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Small Farmer's Journal
PO Box 1627
Sisters, Oregon 97759
800-876-2893
541-549-2064
agrarian@smallfarmersjournal.com
Mon - Thu, 8am - 4pm PDT

Rebuilding a John Deere Hay Loader
Rebuilding a John Deere Hay Loader

The hay loader as we found it among other abandoned equipment.

Rebuilding a John Deere Hay Loader

by Stacy & Virginia Thomas of Ketchikan, AK

“The ideal combination of equipment is the side-delivery rake and the hay loader. With these two, highest quality hay can be produced at the lowest cost.”
– The Operation, Care and Repair of Farm Machinery, John Deere, 1945

Our Farm

Our family has been building up a diversified farm for six years now in Northeast Washington. The farm is in a beautiful valley in the foothills of the Rockies, home to wolf packs, huckleberries, and Sasquatch. This area was once the proud milk-shed for Spokane, and we plan to run an all Jersey producer-handler dairy once I retire from the U.S. Coast Guard in a few years.

Rebuilding a John Deere Hay Loader

As a Boatswain’s Mate in the Coast Guard, I have been lucky to gain more experience with wire and rope work, painting, rigging gear and working safely.

A common death knell for farms, especially small start-up farms, is buying feed and other inputs. Our goal has always been to size our operation to our 40-acre farm, where we will graze and hay all we need. A main component of this goal is having economical hay equipment that we can fix and maintain ourselves including a sickle-bar mower, side-delivery rake, hay loader, and wagon. The hay loader was the first piece of farm equipment we bought back in 2011, and its transformation is quite a story.

Rebuilding a John Deere Hay Loader

A hayloader has quite a ‘sail area’ and we were lucky to only have to trailer it about eight miles.

Buying a Hayloader

Early on we decided to put up loose hay for a couple of reasons, perhaps the number one being not having to buy and repair a bailer (“knotters broke”). Enter the hay loader. This wonderful machine rolls over a windrow and lifts hay up a ramp to dump onto a hay wagon. Interestingly, I remembered seeing a dilapidated hay loader sitting alongside the highway north of Spokane while riding in my Dad’s milk truck as a child. I wondered if I should try to buy it. “Do you know when to buy a hay loader? When you find a hay loader.” Wise words from my wife, Virginia.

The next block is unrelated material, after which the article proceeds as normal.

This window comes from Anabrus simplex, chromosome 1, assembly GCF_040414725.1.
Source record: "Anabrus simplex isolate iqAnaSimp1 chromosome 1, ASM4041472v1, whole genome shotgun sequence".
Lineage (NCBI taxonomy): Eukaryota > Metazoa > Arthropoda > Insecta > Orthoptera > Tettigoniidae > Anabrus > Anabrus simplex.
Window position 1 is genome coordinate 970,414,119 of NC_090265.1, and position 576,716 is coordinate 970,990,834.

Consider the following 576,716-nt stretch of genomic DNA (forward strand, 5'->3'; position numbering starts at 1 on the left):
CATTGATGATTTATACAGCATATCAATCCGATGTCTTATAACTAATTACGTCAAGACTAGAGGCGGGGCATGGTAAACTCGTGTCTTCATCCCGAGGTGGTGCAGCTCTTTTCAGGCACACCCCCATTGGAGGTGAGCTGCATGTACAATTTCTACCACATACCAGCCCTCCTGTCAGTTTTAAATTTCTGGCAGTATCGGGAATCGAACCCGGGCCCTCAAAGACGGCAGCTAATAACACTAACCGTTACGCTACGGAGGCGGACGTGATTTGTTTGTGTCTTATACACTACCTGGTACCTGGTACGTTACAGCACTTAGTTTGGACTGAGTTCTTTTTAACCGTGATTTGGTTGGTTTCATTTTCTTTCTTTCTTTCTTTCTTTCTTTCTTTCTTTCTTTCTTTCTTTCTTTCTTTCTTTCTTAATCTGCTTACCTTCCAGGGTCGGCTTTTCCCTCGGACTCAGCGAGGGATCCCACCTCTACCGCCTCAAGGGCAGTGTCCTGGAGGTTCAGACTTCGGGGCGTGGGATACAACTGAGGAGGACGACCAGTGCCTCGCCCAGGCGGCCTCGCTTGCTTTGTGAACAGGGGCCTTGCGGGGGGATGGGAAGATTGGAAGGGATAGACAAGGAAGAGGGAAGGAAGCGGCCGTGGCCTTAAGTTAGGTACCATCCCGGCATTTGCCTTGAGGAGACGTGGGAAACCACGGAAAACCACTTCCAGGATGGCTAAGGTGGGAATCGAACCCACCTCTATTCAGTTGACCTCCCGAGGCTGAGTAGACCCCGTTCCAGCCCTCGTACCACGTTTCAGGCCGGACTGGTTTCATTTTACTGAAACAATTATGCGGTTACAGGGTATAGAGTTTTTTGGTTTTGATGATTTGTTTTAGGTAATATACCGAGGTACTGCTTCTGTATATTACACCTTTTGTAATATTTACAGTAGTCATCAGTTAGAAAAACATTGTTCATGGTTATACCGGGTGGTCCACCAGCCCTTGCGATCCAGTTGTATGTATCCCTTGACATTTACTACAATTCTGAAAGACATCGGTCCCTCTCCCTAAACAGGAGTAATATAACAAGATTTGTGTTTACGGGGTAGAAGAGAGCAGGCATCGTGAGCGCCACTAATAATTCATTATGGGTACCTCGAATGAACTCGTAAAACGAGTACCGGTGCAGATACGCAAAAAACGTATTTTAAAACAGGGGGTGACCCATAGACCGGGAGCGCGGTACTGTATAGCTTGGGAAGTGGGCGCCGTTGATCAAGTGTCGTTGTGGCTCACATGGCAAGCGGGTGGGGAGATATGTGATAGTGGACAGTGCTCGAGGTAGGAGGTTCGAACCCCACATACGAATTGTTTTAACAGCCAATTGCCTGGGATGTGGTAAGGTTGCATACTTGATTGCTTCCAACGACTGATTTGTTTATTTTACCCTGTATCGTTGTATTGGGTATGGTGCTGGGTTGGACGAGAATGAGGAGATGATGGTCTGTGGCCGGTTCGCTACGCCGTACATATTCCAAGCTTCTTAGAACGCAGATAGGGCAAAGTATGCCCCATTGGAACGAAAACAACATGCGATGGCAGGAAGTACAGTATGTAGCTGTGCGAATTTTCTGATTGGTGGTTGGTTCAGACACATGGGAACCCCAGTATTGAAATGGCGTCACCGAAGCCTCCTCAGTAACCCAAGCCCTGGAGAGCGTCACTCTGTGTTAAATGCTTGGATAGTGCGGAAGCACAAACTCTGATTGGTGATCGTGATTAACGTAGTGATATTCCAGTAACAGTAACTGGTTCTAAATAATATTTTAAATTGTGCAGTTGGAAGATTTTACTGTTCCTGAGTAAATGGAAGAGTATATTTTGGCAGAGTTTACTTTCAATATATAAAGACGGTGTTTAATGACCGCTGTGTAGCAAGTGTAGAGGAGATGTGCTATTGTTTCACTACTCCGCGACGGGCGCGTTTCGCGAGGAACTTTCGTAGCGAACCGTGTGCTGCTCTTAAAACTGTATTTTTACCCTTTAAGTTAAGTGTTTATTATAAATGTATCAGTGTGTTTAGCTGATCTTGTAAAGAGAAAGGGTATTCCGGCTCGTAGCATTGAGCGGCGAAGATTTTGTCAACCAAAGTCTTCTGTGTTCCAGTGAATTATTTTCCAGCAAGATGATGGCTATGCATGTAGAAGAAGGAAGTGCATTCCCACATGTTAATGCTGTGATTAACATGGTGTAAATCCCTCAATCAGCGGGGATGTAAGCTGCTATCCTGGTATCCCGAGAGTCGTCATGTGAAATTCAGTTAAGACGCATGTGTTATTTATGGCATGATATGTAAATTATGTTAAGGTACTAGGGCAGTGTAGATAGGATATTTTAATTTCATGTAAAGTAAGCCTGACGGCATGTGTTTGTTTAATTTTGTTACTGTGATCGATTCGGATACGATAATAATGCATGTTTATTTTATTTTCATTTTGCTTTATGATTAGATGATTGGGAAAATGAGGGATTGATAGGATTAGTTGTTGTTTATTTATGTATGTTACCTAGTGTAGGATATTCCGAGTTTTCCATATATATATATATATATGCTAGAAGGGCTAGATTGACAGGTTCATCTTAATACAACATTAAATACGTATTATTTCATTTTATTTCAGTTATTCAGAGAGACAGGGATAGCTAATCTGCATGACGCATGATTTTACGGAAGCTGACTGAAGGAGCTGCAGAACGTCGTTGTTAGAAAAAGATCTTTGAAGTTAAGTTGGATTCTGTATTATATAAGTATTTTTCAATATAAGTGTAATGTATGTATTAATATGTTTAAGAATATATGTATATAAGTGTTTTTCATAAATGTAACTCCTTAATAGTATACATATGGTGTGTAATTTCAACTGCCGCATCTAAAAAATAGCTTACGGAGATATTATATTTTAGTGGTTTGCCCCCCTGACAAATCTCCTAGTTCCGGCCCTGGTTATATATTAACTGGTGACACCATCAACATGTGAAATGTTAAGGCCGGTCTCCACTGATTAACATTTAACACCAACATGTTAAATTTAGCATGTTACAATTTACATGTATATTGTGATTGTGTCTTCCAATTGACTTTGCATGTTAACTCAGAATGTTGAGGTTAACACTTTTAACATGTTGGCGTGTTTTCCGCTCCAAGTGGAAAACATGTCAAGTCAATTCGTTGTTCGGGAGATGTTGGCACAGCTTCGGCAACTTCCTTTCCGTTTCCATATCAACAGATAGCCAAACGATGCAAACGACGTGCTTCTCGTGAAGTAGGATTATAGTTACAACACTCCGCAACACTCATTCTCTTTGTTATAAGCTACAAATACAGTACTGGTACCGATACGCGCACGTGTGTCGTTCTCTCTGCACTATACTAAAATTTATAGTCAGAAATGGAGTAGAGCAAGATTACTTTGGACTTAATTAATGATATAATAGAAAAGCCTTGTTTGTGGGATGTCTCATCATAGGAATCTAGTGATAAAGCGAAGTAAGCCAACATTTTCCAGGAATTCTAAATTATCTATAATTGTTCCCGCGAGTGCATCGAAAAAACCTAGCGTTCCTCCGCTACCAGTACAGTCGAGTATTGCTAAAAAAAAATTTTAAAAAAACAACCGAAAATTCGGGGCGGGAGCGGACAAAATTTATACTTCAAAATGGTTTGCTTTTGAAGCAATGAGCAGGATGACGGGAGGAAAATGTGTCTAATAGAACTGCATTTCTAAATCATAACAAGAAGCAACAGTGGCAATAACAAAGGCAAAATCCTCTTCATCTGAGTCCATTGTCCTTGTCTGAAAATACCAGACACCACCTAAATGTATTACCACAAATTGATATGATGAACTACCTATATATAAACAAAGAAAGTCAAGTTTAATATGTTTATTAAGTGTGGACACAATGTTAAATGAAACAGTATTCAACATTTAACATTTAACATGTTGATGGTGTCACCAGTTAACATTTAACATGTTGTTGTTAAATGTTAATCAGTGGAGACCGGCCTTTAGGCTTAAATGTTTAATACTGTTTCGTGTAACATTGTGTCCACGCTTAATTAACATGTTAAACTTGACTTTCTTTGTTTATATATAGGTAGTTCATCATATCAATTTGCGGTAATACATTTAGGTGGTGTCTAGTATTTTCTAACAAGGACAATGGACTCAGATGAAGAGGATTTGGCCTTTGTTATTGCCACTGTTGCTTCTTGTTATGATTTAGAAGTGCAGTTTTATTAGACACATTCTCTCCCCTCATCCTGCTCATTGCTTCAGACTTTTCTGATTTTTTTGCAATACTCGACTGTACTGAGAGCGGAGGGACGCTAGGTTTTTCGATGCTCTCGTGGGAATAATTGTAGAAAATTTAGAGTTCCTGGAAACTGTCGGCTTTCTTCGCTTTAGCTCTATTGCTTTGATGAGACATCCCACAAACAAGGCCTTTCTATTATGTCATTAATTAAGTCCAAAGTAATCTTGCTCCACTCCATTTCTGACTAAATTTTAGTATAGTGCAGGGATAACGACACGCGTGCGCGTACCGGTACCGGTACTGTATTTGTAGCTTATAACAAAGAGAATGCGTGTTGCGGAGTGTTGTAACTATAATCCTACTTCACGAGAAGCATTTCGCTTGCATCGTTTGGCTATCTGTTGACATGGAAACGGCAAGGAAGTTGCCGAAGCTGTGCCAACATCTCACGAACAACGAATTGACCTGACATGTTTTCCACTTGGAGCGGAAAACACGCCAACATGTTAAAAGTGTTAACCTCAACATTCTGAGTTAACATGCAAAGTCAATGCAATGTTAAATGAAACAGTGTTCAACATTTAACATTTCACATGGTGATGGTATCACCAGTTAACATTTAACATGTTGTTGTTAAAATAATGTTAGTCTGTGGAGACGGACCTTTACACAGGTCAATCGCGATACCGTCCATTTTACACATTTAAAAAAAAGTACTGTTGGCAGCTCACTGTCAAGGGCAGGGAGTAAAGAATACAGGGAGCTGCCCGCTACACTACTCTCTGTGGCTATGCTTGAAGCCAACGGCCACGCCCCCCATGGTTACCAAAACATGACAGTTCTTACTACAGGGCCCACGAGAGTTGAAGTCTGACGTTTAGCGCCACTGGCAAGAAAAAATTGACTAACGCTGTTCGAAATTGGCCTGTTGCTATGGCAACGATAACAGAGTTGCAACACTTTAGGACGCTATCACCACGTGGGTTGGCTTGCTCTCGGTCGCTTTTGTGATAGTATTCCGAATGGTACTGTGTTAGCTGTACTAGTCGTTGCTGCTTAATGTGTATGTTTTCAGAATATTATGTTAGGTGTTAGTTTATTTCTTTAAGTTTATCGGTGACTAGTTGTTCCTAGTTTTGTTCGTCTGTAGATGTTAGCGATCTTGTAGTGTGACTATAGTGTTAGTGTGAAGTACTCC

Soon we were the proud owners of a circa 1942 John Deere A-306 Combination Raker-Bar Loader in very sad shape. What was left of the wood parts was beyond saving. It had broken castings, likely from hard use, or abuse. But the main structure was solid, and we saw potential. I slowly trailered it the few miles of back roads to the farm, with Virginia following behind in another vehicle, stopping to pick up pieces that fell off along the way. We sure gave a few neighbors quite a sight that morning! We unloaded and tarped it while we worked on other projects and searched for parts.

Finding Parts

And there it sat for four years. Other projects would take priority as we took any possible leave periods to work on the farm. There was a well to drill, power to run. We built a shop, and built fences. The military moved us twice, and for multiple periods I was underway off of Central America and Alaska.

Rebuilding a John Deere Hay Loader

This amazingly detailed unit used the best parts from 3 units donated by the Edgar Van Ausdle, Hank Demand & DeBow families. Restored by Steve Herres, Jay Franks and Dean Burton of Pomeroy, WA.

We were able to see a beautifully restored John Deere hay loader at the Eastern Washington Agricultural Museum in Pomeroy, WA. Their museum artifact used the best parts and pieces from three separate hay loaders. Lucky for us, the remaining two carcasses were still at their scrap yard, and for a reasonable donation to support a great museum we could get the parts we needed. I brought home a pickup load of raker bars, castings, and even a complete gathering drum.

I must say, there must have been a determined John Deere salesman in this area as most hay loaders I have seen here are that brand. For those interested in rebuilding a hay loader, perhaps the best place to start is finding out what brand was the most popular in your area. That will certainly help with finding parts, as it obviously did in our case.

Rebuilding a John Deere Hay Loader

Finding the original manual was very helpful for verifying parts and sizes.

Although I felt pretty confident in the overall operating theory of the machine, I also sourced the original manual off of eBay. This was perfect for actually verifying the various parts and their specific sizes. You can view a scanned PDF as a download from this website address: http://bluecreekdairy.com/ resources/HayloaderManual.pdf

Beginning Work